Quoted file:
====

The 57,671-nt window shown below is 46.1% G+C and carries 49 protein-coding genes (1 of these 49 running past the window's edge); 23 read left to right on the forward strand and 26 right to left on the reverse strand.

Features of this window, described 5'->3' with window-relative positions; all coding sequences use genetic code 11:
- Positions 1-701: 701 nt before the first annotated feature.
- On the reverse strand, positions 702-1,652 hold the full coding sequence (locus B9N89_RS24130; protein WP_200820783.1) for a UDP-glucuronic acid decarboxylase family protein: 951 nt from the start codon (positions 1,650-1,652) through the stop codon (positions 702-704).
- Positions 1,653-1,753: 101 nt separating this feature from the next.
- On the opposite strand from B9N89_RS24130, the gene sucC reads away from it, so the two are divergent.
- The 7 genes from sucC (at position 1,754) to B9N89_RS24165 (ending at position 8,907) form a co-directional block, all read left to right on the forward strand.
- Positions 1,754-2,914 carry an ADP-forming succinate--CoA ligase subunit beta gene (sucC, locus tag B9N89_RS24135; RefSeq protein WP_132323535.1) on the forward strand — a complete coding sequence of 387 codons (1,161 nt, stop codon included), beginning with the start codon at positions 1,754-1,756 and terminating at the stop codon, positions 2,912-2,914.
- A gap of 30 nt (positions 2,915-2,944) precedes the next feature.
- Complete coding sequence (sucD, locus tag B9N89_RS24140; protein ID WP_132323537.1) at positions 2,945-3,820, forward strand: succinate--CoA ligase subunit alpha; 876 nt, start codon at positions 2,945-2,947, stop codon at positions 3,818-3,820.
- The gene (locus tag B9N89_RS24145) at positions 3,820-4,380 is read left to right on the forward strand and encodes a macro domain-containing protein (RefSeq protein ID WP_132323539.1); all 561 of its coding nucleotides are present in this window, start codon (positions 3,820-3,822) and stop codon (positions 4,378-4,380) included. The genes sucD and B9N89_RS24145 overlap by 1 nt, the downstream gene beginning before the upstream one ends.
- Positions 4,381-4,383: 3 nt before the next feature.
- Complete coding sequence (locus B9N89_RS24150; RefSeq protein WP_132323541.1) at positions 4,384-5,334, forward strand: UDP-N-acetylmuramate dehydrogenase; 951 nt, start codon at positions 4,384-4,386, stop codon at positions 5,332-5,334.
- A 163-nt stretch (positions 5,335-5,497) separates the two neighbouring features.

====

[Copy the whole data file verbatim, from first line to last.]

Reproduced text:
The 57,671-nt window shown below is 46.1% G+C and carries 49 protein-coding genes (1 of these 49 running past the window's edge); 23 read left to right on the forward strand and 26 right to left on the reverse strand.

Features of this window, described 5'->3' with window-relative positions; all coding sequences use genetic code 11:
- Positions 1-701: 701 nt before the first annotated feature.
- On the reverse strand, positions 702-1,652 hold the full coding sequence (locus B9N89_RS24130; protein WP_200820783.1) for a UDP-glucuronic acid decarboxylase family protein: 951 nt from the start codon (positions 1,650-1,652) through the stop codon (positions 702-704).
- Positions 1,653-1,753: 101 nt separating this feature from the next.
- On the opposite strand from B9N89_RS24130, the gene sucC reads away from it, so the two are divergent.
- The 7 genes from sucC (at position 1,754) to B9N89_RS24165 (ending at position 8,907) form a co-directional block, all read left to right on the forward strand.
- Positions 1,754-2,914 carry an ADP-forming succinate--CoA ligase subunit beta gene (sucC, locus tag B9N89_RS24135; RefSeq protein WP_132323535.1) on the forward strand — a complete coding sequence of 387 codons (1,161 nt, stop codon included), beginning with the start codon at positions 1,754-1,756 and terminating at the stop codon, positions 2,912-2,914.
- A gap of 30 nt (positions 2,915-2,944) precedes the next feature.
- Complete coding sequence (sucD, locus tag B9N89_RS24140; protein ID WP_132323537.1) at positions 2,945-3,820, forward strand: succinate--CoA ligase subunit alpha; 876 nt, start codon at positions 2,945-2,947, stop codon at positions 3,818-3,820.
- The gene (locus tag B9N89_RS24145) at positions 3,820-4,380 is read left to right on the forward strand and encodes a macro domain-containing protein (RefSeq protein ID WP_132323539.1); all 561 of its coding nucleotides are present in this window, start codon (positions 3,820-3,822) and stop codon (positions 4,378-4,380) included. The genes sucD and B9N89_RS24145 overlap by 1 nt, the downstream gene beginning before the upstream one ends.
- Positions 4,381-4,383: 3 nt before the next feature.
- Complete coding sequence (locus B9N89_RS24150; RefSeq protein WP_132323541.1) at positions 4,384-5,334, forward strand: UDP-N-acetylmuramate dehydrogenase; 951 nt, start codon at positions 4,384-4,386, stop codon at positions 5,332-5,334.
- A 163-nt stretch (positions 5,335-5,497) separates the two neighbouring features.